Despite some early pressure, Stephen Kenny has weathered the storm and turned around the fortunes of the Irish National Team
There were plenty about to hand out advice as Stephen Kenny steered a difficult course in the first part of his stint as Republic of Ireland team manager.
Goals, never mind wins, were hard to come by, and aside from telling Kenny how his team should play, there were some who felt the former Dundalk manager wasn’t up to the job. Among the latter were recent-year internationals who have taken to the pen, writing newspaper columns and filling the role of pundits.
If Kenny cared about what was being written or said about him, it’s almost certain the criticism he sustained from former footballers, some of whom didn’t exactly star when they tried their hand at management, would have hurt the most.
That Kenny is today in a much better position after a bright finish to the World Cup qualifiers speaks volumes for his resilience, belief in the plan he had drawn up, and, most especially, the football he wanted his team to play.
There are now a number of new kids on the block – one of whom, goalie Gavin Bazunu, is surely commanding the attention of the Premier League’s big clubs – while the long-servers, Shane Duffy chief among them, are enjoying a new lease of life.
Support for the football the team is playing is growing, even among those who were previously skeptical, and given that The Aviva was filled to capacity for the match with Portugal, followers are certainly not losing faith.
One of the more plausible suggestions coming from the wings while Ireland were struggling was that Duffy should be switched from defence to the forwards. Up around the goals his aerial prowess could not only cause the opposition problems, but he might put his name on a few scores.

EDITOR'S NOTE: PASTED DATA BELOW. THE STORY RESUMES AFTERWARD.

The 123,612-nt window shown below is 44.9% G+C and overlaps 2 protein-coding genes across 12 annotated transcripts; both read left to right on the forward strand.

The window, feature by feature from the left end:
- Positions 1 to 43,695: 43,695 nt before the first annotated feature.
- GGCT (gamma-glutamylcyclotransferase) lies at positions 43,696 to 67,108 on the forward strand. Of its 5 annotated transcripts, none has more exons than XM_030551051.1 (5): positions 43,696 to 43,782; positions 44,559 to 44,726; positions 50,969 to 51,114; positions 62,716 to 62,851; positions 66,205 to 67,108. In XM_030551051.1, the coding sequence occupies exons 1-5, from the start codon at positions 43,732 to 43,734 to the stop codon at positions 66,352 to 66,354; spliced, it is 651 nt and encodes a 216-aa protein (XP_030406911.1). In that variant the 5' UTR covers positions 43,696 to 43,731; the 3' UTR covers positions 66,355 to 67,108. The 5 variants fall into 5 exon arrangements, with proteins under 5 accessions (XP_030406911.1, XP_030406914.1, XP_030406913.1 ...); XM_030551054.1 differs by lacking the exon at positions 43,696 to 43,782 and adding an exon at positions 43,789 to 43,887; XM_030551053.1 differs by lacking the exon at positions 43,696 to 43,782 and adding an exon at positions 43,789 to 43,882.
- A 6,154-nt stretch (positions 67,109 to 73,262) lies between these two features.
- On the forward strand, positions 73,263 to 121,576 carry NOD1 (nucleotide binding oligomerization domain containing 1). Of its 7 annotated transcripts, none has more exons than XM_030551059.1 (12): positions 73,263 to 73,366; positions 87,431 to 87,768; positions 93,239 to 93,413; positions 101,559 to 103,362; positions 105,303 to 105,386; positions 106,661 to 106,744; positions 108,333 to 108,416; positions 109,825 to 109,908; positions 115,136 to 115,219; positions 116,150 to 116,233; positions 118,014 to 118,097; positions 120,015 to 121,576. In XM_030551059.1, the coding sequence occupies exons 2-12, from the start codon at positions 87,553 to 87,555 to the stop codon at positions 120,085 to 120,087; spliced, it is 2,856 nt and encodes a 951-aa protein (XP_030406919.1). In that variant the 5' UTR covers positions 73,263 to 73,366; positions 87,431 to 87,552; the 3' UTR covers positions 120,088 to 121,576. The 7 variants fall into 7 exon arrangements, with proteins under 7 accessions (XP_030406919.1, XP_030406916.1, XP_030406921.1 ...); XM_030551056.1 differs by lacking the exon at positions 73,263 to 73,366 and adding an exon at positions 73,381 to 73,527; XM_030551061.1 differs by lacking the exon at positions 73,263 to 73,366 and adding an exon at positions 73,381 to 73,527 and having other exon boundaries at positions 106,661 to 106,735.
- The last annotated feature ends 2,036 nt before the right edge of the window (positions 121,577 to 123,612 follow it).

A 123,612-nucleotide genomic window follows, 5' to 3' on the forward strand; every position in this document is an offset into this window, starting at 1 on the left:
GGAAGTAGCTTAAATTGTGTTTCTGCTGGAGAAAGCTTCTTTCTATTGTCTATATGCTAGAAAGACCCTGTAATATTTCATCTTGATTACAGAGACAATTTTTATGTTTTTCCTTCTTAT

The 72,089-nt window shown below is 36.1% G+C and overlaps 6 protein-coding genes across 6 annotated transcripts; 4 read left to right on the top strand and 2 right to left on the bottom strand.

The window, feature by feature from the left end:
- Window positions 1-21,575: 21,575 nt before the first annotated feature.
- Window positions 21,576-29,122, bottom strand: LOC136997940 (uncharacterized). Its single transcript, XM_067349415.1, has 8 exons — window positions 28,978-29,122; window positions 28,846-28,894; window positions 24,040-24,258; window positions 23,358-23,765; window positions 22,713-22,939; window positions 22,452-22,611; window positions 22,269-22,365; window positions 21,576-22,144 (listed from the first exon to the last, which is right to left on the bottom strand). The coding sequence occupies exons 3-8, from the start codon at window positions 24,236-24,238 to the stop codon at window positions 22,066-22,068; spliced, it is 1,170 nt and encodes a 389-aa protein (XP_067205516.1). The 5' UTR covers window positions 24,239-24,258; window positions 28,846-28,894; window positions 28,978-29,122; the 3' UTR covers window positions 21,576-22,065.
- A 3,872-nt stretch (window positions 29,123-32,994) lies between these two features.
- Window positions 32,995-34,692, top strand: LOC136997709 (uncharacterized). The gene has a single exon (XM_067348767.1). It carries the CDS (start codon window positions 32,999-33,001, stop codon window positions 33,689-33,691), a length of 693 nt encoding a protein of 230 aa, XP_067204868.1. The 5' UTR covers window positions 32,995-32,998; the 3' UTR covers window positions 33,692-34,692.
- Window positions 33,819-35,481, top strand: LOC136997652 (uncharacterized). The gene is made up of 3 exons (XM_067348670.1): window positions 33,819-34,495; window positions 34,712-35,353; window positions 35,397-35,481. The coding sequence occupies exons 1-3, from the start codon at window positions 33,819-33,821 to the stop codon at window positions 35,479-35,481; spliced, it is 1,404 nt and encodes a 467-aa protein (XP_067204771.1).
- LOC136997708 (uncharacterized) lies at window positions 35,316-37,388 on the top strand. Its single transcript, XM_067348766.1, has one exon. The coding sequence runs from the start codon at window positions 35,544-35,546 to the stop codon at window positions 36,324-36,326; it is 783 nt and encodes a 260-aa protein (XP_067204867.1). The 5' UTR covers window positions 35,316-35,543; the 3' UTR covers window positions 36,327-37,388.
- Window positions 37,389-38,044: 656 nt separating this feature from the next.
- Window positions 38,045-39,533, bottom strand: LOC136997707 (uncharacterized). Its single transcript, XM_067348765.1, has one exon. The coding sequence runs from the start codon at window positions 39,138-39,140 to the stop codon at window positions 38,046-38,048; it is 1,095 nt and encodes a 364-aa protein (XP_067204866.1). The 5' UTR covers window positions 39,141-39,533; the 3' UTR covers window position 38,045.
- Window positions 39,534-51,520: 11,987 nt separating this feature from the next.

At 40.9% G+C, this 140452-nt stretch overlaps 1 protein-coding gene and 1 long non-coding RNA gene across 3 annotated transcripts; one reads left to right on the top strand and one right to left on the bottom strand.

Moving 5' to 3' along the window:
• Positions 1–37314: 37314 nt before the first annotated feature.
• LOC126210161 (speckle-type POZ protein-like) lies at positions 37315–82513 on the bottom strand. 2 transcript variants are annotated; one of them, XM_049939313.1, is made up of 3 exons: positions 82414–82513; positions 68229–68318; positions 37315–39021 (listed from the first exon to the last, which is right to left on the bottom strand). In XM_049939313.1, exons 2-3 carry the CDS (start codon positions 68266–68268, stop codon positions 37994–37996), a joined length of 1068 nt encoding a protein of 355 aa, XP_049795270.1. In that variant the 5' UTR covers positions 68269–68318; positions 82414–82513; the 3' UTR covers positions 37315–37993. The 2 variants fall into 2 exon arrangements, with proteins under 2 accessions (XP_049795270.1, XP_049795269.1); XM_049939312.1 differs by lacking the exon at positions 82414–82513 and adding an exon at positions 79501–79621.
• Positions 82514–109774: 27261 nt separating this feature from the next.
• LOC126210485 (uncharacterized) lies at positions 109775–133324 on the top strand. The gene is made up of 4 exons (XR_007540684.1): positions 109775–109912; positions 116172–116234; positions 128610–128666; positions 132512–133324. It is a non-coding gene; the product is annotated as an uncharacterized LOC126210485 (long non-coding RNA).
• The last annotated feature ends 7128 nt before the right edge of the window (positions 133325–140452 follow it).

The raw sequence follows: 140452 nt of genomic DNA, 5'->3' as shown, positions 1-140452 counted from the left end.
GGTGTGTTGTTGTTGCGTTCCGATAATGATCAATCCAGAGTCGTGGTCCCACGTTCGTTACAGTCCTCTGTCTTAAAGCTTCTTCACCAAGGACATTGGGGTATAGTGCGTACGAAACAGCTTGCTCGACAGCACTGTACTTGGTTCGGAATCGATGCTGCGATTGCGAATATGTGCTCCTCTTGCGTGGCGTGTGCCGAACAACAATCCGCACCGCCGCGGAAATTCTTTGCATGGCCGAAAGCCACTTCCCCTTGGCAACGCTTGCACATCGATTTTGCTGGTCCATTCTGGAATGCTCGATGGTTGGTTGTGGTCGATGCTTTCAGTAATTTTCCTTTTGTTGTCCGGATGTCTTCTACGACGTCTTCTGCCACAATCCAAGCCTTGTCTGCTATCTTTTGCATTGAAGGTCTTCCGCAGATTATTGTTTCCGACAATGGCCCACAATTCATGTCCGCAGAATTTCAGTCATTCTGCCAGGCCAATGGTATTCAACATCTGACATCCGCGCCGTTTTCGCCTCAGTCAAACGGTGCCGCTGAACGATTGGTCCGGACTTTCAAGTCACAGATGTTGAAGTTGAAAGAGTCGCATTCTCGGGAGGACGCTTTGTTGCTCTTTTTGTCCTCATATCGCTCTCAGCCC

You could see him as a real swashbuckler, throwing his weight about – in a legitimate manner, of course – doing the kind of job the great John Charles did way back for Leeds, Juventus and Wales. Charles, regarded as one Wales’s greatest ever, often swapped the No 5 and 9 jerseys, but was probably best known for his attacking role.
Well, Derry-born Duffy didn’t get a new role – he was more needed in the heart of defence, especially after recapturing the form that had deserted him in his most unproductive stay with Celtic.
But he did get on the scoresheet and is, in fact, top marksman in the current panel with seven goals. He can continue making a nuisance of himself around goals when there’s a corner coming in.
Speculation continues on Kenny’s future as manager. Packie Bonner was interviewed recently and because he didn’t give Kenny the thumbs-up, the former goalkeeper is being perceived as not being on the manager’s side.
But as an FAI member, maybe even one of those who’ll be making the decision on whether or not Kenny is to be retained after his contract ends next summer, it wouldn’t have been appropriate for Bonner to have given an opinion one way or another.
The guess is that a decision will be made long before the summer, and the forecast is, it will be favourable to Kenny.
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